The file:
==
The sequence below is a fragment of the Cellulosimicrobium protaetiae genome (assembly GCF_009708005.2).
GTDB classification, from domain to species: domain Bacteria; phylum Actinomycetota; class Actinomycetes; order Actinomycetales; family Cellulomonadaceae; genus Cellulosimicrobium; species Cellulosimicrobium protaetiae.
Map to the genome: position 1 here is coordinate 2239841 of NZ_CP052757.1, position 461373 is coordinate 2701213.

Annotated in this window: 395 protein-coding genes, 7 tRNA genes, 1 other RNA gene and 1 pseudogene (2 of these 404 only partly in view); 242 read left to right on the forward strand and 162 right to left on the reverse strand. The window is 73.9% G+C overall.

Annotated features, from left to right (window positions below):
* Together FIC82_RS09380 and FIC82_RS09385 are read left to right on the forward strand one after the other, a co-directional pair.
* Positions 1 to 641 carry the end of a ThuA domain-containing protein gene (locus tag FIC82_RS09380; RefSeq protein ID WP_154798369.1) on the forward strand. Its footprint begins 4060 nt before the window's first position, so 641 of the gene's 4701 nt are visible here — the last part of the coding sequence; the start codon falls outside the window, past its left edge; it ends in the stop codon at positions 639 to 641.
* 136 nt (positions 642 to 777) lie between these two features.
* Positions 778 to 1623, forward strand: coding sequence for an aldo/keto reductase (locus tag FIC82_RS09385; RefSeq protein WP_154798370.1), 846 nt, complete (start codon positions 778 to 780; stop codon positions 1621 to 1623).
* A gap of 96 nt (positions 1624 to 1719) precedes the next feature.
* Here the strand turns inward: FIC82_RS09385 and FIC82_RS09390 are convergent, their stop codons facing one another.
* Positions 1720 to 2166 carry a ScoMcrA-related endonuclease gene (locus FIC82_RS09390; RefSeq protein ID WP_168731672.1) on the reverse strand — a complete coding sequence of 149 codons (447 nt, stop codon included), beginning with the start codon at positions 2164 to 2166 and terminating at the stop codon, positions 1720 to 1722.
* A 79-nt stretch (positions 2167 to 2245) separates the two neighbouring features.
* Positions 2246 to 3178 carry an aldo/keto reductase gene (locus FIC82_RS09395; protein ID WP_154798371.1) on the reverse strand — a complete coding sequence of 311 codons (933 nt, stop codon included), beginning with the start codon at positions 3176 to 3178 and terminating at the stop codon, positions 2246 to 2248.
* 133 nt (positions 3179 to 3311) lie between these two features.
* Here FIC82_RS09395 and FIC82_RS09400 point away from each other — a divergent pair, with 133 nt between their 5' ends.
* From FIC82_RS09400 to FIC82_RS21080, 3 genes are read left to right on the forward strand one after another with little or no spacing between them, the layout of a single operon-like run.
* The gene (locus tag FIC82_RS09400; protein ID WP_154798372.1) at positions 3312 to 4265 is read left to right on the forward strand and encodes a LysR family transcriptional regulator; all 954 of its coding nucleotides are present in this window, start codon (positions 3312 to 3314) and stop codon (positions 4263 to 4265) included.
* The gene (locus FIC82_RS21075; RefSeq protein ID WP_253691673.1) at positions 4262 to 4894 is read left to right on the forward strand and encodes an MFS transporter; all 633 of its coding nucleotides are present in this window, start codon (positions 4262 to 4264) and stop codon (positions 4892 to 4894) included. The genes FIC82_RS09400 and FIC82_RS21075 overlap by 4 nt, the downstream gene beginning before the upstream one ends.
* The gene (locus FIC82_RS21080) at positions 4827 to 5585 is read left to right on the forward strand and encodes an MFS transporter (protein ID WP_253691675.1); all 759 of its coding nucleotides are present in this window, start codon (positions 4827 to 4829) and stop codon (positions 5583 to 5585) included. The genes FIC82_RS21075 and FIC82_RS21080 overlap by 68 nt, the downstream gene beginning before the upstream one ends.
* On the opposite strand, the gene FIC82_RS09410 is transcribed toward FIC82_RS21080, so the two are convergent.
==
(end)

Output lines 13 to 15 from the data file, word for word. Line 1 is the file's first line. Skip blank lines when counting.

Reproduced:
* A 79-nt stretch (positions 2167 to 2245) separates the two neighbouring features.
* Positions 2246 to 3178 carry an aldo/keto reductase gene (locus FIC82_RS09395; protein ID WP_154798371.1) on the reverse strand — a complete coding sequence of 311 codons (933 nt, stop codon included), beginning with the start codon at positions 3176 to 3178 and terminating at the stop codon, positions 2246 to 2248.
* 133 nt (positions 3179 to 3311) lie between these two features.